The hotest item in the Australian elections of 2013 was the carbon tax. Enough Australians voted against it (basically) to change to a right wing government that railed against efforts to curb CO2 emissions. Now Australia feels the heat. Abusing people is one thing, abusing physics, another.


Patrice Ayme

Tags: , , , , , , , ,

22 Responses to “Devils In The Details”

  1. Paul Handover Says:

    Patrice, unless it’s a bit too early in the morning for me (it’s 5:25 am!) I don’t see what that top graph is measuring?


  2. Martin Lack Says:

    Thanks for alerting me to this, Patrice. As someone with both UK and Australian citizenship, I am deeply saddened by the election of a climate change denier as Prime Minister. I really do hope the legal challenges succeed in preventing the abolition of the Carbon Tax (etc) put in place by the previous government.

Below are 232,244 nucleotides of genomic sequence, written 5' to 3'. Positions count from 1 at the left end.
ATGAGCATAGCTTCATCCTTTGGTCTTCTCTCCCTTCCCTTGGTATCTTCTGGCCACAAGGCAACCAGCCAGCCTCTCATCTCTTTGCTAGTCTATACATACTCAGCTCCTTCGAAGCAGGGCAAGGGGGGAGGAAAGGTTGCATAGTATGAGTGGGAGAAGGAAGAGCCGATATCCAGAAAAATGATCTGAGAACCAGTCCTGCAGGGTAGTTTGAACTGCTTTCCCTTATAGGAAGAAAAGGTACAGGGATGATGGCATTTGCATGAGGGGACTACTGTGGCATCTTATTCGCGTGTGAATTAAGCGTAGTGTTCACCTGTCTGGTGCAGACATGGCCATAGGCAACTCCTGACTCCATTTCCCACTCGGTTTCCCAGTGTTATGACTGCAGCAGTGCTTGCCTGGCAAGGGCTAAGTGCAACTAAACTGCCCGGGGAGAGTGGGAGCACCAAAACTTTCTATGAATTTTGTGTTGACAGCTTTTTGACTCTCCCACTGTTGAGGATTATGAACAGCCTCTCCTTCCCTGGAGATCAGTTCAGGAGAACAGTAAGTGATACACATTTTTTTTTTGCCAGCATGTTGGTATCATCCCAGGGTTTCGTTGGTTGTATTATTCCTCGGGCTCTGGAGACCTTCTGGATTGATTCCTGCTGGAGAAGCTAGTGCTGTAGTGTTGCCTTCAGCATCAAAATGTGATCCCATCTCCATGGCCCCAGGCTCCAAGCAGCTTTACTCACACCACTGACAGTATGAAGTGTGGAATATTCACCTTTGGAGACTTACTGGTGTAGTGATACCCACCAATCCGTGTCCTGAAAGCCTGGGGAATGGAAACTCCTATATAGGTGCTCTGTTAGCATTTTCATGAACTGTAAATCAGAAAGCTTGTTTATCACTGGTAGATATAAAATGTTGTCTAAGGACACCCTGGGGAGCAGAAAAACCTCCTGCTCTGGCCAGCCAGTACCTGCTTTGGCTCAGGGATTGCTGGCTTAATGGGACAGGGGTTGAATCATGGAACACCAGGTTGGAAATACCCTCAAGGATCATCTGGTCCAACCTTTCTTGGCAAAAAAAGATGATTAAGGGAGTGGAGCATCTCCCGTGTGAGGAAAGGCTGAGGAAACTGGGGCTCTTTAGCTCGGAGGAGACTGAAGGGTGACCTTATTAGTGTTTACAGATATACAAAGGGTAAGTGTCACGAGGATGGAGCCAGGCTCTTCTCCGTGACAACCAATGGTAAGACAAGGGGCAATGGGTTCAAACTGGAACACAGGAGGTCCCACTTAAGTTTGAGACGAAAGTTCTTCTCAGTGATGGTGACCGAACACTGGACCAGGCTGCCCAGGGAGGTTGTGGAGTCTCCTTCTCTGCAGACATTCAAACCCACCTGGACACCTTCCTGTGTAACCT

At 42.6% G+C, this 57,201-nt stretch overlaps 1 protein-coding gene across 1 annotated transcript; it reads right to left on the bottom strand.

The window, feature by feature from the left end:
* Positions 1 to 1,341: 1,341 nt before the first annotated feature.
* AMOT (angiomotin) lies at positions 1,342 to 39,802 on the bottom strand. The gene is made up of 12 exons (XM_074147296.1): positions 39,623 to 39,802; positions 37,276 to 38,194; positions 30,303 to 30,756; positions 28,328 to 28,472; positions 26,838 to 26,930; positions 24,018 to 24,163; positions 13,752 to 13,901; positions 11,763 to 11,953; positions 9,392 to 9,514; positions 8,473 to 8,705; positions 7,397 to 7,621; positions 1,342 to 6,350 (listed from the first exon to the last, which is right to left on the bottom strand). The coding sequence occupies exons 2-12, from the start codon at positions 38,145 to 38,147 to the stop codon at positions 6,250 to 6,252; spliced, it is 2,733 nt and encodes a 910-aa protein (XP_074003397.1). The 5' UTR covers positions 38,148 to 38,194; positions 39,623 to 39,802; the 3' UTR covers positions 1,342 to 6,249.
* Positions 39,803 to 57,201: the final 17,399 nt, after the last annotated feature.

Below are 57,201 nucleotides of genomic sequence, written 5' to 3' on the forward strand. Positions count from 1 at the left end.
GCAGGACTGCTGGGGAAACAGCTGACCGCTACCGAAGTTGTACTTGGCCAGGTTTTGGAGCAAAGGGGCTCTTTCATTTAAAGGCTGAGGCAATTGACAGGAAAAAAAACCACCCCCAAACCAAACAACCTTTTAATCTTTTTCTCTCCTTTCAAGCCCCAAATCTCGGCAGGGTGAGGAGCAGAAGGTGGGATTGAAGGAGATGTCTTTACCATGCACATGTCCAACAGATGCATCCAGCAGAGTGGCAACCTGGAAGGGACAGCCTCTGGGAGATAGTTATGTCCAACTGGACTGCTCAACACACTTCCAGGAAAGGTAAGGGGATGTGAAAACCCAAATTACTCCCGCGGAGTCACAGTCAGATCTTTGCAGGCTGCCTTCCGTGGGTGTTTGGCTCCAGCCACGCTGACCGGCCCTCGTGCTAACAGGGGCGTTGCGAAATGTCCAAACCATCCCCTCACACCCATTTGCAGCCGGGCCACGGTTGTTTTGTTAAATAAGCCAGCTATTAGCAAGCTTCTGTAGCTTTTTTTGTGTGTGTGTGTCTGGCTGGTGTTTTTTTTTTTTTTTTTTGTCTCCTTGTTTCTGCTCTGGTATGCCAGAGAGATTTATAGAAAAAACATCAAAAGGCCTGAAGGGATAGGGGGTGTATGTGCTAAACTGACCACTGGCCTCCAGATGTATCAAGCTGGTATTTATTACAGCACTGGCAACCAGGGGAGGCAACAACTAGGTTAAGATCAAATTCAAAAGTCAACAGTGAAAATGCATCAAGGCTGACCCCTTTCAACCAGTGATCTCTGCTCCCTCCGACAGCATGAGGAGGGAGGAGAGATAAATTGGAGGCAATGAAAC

• Patrice Ayme Says:

      Dear Martin: Glad to see you here. Ecology’s main adversary is, right now, not ignorance but plutocracy (= deliberately lying about the devastation before, literally, the flood.) What indeed could the devil (= Pluto) do worse than destroying your planet?

      Right now the esteemed aussie PM, Abbot (funny name: a priest? That goes with the territory…) does not have the votes (especially in the Senate) to repeal the carbon Tax and in theory australia is committed to Kyoto targets…

      But then again the big, very bad example comes from the USA (=damn the torpedoes!)


  3. Paul Handover Says:

    Patrice, I shall refer to this post of yours together with an essay from Ian Welsh in something I’m writing for tomorrow.


    • Patrice Ayme Says:

      Very good, Paul! No doubt you will bring more common sense to one more of these interesting collaborations you bring together! Internet debates! A long way from the paleolithique cave!… But still the same idea. Minds together do not just bind together, they find together.


  4. Alexi Helligar Says:

    The word consciousness, breaks down to con+scious+ness, which literally means together knowing or shared knowledge.


  5. Alexi Helligar Says: